Useless (youngwilliam) wrote,

Like a Magnet to a Flame

The other week I was down by the Bangor waterfront and was walking around the funky retractable docks they have set out for boats. Along each corner of the gangplanks were caged bulbs, that they apparently leave on all night long. This obviously led to a slew of entrepreneurial spiders setting up shop, so as to snag bugs lured in by the lights (as one often sees around, oh... my porch?)

Before too long, I got to wondering if anyone has tried to scope out what effects the industrial age (or more importantly, the "Us keeping artificial lights on all night long" age) has had on spiders. I mean, before we started setting up little lights all over the place, with things that'd keep photophillic bugs from just taking a kamikaze dive, spiders must have been hard-pressed to snag things after dark; most light-attracted bugs would just make a bee-line (well, a moth-line) for the moon, the reflection of the moon on water, or the rare forest fire, none of which are really things a spider can set up webbing around (unless they're from Leng).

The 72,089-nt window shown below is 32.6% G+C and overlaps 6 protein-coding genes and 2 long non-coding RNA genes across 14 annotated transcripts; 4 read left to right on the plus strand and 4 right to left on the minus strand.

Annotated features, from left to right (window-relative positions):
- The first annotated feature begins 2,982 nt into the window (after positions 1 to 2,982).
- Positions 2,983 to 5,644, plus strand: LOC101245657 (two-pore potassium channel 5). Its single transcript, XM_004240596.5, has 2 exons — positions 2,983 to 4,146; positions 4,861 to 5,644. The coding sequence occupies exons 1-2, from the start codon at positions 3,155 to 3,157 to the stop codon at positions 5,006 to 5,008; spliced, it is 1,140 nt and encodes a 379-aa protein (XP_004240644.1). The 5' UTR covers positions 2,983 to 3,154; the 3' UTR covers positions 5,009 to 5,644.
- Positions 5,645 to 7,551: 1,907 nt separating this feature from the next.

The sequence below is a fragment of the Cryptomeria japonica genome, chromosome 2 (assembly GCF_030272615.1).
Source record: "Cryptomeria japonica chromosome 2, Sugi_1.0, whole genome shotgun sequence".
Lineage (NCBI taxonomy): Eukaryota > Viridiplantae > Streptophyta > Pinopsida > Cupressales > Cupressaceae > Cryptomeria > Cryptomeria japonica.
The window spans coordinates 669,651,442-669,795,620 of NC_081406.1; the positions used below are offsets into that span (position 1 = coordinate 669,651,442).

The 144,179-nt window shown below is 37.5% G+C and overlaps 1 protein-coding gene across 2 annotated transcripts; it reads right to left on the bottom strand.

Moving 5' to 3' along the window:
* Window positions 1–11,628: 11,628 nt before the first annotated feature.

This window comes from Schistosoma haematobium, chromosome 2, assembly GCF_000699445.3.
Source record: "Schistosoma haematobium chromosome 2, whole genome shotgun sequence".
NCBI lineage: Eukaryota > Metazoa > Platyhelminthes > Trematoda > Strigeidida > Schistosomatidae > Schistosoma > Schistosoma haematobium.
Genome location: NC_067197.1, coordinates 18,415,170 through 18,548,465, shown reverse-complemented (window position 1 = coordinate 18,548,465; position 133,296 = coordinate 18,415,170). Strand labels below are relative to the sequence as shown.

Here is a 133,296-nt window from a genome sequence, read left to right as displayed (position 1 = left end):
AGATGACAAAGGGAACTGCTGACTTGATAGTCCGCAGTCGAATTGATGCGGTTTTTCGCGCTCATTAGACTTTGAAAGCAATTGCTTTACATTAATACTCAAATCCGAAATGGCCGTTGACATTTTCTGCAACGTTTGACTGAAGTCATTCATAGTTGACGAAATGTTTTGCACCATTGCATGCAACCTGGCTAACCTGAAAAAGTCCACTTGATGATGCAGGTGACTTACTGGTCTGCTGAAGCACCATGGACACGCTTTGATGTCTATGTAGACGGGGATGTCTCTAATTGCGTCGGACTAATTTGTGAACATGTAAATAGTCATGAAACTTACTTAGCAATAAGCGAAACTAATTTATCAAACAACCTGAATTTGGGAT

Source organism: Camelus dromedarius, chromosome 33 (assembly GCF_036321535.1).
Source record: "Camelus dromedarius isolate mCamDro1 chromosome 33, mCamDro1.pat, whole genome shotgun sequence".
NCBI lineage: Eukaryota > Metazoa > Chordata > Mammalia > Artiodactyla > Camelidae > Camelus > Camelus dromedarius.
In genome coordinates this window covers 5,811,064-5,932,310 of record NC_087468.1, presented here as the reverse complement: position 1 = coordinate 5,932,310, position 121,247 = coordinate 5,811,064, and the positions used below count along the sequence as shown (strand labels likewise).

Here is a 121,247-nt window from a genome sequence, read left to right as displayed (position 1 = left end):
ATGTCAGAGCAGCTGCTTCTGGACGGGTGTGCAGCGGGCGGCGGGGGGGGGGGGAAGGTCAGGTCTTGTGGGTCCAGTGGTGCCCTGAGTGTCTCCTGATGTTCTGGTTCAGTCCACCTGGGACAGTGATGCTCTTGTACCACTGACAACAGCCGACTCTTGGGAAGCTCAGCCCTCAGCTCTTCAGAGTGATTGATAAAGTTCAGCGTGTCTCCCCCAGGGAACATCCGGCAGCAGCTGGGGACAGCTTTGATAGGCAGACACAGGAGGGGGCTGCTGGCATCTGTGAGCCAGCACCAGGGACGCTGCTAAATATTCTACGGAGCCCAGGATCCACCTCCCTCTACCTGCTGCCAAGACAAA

I'd think a century or so of shielded gaslights, lights behind glass windows, and bulb-type lights would be enough time for some sort of change, however minor, to start to crop up, in population-count or behavior, at least.
Tags: geek-chat
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